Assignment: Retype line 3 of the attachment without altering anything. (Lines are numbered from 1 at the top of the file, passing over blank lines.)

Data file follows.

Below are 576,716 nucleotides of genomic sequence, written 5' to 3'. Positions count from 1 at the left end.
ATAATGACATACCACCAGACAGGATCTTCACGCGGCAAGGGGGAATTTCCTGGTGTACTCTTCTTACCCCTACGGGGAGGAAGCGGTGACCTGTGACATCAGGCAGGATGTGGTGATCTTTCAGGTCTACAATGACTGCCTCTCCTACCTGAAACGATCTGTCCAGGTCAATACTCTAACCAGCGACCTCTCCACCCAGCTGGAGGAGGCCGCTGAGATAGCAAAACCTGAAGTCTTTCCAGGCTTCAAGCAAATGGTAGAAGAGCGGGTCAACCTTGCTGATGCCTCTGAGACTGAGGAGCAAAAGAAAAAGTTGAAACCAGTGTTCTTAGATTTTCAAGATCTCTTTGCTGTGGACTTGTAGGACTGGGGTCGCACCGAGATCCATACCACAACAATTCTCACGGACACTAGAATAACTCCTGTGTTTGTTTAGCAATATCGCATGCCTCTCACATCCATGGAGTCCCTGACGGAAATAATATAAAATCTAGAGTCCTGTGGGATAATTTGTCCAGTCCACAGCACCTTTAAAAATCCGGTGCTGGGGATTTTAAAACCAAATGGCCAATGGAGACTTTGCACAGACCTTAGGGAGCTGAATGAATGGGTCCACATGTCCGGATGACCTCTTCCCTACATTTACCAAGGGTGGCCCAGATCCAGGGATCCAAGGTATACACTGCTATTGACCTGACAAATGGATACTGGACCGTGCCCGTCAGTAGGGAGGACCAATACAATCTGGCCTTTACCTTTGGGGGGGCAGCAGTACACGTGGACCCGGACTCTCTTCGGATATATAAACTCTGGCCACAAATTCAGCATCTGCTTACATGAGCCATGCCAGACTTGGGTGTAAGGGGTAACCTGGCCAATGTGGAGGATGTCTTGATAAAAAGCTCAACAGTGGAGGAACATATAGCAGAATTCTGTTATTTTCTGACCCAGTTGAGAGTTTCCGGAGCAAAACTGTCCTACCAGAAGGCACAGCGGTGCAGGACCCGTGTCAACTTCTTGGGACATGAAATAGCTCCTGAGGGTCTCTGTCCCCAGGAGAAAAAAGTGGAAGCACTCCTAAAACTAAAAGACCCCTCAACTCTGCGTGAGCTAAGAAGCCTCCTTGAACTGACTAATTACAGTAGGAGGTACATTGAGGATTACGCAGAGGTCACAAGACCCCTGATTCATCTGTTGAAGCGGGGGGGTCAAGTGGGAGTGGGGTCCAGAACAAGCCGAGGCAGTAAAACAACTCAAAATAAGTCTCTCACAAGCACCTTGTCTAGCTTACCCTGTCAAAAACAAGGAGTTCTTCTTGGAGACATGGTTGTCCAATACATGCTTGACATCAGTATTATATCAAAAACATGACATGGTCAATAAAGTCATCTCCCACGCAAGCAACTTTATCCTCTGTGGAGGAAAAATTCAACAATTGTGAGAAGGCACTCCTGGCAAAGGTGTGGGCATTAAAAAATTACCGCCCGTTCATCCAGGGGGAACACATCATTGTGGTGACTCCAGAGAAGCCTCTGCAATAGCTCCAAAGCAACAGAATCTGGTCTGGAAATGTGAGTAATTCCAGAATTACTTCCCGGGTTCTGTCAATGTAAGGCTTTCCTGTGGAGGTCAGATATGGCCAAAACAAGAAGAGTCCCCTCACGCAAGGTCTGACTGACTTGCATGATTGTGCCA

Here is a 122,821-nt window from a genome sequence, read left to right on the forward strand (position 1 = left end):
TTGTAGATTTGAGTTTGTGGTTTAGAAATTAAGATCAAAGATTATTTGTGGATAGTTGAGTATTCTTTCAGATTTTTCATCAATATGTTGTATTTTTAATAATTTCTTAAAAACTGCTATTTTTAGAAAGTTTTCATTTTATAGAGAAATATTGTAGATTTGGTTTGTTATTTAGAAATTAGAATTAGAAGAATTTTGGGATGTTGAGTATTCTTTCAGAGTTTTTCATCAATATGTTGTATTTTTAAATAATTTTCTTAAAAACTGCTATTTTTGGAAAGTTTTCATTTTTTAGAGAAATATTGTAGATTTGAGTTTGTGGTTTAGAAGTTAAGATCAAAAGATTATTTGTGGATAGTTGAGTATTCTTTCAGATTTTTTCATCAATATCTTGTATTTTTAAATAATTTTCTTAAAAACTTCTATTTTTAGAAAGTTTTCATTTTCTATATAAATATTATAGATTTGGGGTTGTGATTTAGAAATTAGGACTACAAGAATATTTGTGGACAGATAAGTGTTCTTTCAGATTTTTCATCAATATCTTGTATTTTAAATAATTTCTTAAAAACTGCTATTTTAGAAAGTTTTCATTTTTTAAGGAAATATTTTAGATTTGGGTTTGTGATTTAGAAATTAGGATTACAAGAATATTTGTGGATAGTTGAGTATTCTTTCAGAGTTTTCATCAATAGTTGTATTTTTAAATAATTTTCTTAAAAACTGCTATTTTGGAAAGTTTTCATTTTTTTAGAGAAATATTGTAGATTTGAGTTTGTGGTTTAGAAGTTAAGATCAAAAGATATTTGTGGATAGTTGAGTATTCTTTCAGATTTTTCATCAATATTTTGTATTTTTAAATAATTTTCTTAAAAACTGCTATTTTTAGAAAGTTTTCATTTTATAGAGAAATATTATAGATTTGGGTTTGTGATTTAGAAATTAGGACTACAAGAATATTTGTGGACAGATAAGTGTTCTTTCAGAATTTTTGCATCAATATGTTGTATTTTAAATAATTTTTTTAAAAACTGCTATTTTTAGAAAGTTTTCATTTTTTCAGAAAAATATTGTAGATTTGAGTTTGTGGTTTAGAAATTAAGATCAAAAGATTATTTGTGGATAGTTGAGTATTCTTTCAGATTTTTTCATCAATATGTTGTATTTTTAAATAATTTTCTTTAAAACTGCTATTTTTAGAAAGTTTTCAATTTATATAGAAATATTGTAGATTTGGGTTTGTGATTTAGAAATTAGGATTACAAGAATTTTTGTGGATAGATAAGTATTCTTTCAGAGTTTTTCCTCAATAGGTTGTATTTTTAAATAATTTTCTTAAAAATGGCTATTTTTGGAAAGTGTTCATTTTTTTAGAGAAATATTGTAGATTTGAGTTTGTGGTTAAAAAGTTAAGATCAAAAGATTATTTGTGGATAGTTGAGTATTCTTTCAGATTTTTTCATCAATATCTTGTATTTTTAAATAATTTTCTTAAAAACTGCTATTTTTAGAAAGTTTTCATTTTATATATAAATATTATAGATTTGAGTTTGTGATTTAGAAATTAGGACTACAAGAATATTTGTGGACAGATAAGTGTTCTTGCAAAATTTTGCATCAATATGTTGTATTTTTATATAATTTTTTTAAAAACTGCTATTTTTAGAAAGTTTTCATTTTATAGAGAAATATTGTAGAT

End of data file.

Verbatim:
Here is a 122,821-nt window from a genome sequence, read left to right on the forward strand (position 1 = left end):